The views of this article are the perspective of the author and may not be reflective of Confessions of the Professions.
The Ever-Changing Workplace
In ten years time, it is estimated that 60% of job titles will be previously unheard of. Such startling progress is just one symptom of a culture of change in the workplace: the past half-century has shown staggering changes in the who, how and where of employment. Smart companies and workers alike can benefit from understanding where today’s world of work emerged from – and where it’s heading.
For many of us, that direction leads homewards. Since the concept of ‘telecommuting’ came to public attention in the 1970s, there has been a growing migration from centralized workplaces to remote work stations, whether that be a home office, a laptop in a Wifi-enabled café, or outreach work in schools and communities. With half of the workforce expected to be freelancing by the year 2020, it’s no wonder employers are keen to free up expensive office space – and there is evidence that given more freedom, their workers can be more productive.
Those who still turn up at headquarters for their 9-5 shift will also have noticed big changes over the recent years, with typewriters giving way to desktop computers and eventually laptops, enabling ‘hot-desking’ and flexible, multi-purpose spaces to keep the atmosphere at work informal yet task-oriented. We may be working longer hours, but increased tolerance of workers completing personal tasks at work, and perks such as free fruit and healthy snacks, show a growing understanding of the need for happiness and health among the workforce.
Of course, it all starts with the job hunt, an area which is also no stranger to change. Newspaper ‘want-ads’ and printed CVs have given way to enormous online agencies and the ubiquitous LinkedIn profile, and there is evidence that bosses are now keener to employ on the basis of character rather than of technical qualifications: find the right personality for the team, and train them from there.
To stay ahead of the pack, check out this detailed new infographic which lays out the changes that we’ve seen – and will come to see – in the modern workplace.
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How The World of Work is Changing
The workplace of today looks dramatically different to that of a few decades ago. Social, technological, and environmental changes mean that the workplace has had to adapt to keep up with the times.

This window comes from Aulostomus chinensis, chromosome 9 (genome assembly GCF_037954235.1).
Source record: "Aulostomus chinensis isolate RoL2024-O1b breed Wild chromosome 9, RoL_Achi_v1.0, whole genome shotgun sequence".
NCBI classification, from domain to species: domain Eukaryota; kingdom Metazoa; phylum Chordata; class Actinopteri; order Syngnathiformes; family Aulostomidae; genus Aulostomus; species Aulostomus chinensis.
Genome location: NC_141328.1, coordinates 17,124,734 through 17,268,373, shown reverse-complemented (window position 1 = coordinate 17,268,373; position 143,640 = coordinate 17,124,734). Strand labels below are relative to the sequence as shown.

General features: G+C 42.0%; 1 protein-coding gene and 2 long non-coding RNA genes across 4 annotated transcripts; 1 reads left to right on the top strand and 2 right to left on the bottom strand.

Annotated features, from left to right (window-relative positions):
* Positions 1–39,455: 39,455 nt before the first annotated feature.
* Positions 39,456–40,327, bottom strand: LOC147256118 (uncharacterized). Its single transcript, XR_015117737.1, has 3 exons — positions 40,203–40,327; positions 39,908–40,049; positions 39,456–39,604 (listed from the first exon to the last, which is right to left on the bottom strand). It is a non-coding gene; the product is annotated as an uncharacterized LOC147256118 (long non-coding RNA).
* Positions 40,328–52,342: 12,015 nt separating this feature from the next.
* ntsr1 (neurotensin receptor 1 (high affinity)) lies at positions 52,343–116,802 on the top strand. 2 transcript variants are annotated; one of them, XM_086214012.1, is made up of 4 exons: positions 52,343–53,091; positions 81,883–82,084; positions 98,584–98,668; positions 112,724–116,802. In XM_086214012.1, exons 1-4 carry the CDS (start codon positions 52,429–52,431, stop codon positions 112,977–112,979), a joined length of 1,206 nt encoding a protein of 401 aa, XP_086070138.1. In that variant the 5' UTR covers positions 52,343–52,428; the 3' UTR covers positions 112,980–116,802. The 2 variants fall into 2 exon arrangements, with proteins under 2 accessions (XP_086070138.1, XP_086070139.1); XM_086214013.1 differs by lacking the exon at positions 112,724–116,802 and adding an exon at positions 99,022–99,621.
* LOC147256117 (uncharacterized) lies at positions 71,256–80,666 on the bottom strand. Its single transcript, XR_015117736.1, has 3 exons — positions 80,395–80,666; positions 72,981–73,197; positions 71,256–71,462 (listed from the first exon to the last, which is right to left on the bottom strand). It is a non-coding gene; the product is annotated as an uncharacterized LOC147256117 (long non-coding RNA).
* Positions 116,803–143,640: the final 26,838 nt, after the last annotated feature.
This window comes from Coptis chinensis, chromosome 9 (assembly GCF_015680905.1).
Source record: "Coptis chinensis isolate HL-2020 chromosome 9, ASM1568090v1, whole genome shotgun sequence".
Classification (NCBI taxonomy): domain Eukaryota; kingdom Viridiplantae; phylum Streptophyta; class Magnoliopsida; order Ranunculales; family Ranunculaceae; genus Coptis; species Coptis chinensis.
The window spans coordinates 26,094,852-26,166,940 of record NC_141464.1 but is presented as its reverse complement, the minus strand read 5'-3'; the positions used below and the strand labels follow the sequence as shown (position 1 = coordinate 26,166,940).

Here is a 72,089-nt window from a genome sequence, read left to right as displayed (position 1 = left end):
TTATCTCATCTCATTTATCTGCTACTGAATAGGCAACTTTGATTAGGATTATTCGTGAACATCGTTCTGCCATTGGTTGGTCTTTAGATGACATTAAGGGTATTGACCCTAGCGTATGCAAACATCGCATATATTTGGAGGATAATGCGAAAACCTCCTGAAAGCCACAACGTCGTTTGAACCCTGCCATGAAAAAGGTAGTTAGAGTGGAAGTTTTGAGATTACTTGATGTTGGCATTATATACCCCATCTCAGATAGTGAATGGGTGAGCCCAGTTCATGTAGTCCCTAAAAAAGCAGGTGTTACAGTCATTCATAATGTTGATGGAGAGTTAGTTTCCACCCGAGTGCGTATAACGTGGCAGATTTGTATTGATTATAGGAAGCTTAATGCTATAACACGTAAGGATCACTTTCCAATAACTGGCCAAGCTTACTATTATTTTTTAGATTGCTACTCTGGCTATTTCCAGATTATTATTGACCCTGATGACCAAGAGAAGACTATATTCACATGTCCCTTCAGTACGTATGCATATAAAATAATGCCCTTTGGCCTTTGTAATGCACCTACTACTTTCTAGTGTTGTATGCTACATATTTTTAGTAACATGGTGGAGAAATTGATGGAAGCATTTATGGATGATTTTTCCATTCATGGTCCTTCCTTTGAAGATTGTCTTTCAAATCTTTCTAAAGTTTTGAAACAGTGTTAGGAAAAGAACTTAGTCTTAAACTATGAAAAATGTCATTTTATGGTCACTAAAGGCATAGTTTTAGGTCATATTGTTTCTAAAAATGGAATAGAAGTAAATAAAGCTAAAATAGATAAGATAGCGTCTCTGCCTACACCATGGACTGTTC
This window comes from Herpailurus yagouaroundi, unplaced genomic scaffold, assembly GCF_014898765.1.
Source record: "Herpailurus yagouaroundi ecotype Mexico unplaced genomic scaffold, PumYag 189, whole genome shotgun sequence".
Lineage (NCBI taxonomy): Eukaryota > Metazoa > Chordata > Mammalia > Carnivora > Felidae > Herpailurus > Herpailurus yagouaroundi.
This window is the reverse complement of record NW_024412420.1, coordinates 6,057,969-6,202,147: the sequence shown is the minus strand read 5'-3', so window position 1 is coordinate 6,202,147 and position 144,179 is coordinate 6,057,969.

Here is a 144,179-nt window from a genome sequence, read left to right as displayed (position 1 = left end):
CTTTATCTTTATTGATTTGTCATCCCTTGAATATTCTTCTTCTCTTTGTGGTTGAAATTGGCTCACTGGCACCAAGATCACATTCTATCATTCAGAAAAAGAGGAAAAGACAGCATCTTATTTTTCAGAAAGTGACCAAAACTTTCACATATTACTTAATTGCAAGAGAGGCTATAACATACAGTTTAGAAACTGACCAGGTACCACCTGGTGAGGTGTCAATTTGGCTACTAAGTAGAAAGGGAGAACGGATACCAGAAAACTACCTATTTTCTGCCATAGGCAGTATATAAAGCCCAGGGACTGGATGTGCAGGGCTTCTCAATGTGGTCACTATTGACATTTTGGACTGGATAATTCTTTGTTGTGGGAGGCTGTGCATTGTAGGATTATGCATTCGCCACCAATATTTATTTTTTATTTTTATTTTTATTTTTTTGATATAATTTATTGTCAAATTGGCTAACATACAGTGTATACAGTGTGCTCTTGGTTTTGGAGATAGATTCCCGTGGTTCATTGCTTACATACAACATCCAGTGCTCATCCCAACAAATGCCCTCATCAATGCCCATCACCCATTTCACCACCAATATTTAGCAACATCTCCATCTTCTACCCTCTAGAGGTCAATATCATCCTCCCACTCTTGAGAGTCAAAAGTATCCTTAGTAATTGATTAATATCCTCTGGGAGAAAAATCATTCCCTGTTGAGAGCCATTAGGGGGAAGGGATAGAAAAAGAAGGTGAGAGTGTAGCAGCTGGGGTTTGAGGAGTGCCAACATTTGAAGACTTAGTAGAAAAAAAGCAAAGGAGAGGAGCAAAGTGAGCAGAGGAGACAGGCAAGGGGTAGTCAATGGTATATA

Here are just a few ways the world of work has, and still is, changing.
The Job Hunt
The internet has transformed how people search, network, and apply for jobs. The saying ‘it’s not what you know, it’s who you know’ is now truer than ever, as referrals and networks play an increasingly important role in the search.
1973: Britain’s Labour Exchange, set up in 1910, renamed Jobcentres
1980s: Jobs were found using:
- Local newspapers
- Vacancy signs in shop windows
1994: Monster.com founded
1995: CareerBuilder launched
- LinkedIn celebrates 10 years with members with 225m members
- Video chat breaks down geographical boundaries and lets job seekers ‘attend’ more interviews
- ‘Hire for culture, train for skill’
- 25% of employers state that cultural fit is more important than skills
Today: It’s now commonplace to complete an online application or phone interview before a job hunter and recruiter meet in person
Today: Employer brand is an important tool for attracting the right talent – 80% of organisations consider their employer branding to be successful
Today: Employers can check candidates’ social media to screen hires, and job seekers can use social media to find jobs
- LinkedIn has developed an economic graph in which there is a vision to create economic opportunities for the world’s workforce
Roles at work
Market pressures and technological advances mean that roles and responsibilities in the office have changed too. Today, leaders are focused on aligning company mission, culture, and brand to engage customers and employees.
1980s: As computers take over typewriters, new roles and job titles, such as IT managers, are created
1980s – 2000s: The group of managers reporting directly to the CEO double from 5 to 10 positions
Some new management roles include:
- Chief Marketing Officer
- Chief R&D Officer
- Chief HR Officer
- Chief IT Officer
2004: DuPont becomes the first public company to have a Chief Sustainability Officer (CSO)
2005: Brands start using Forum Moderators – the first step in social media marketing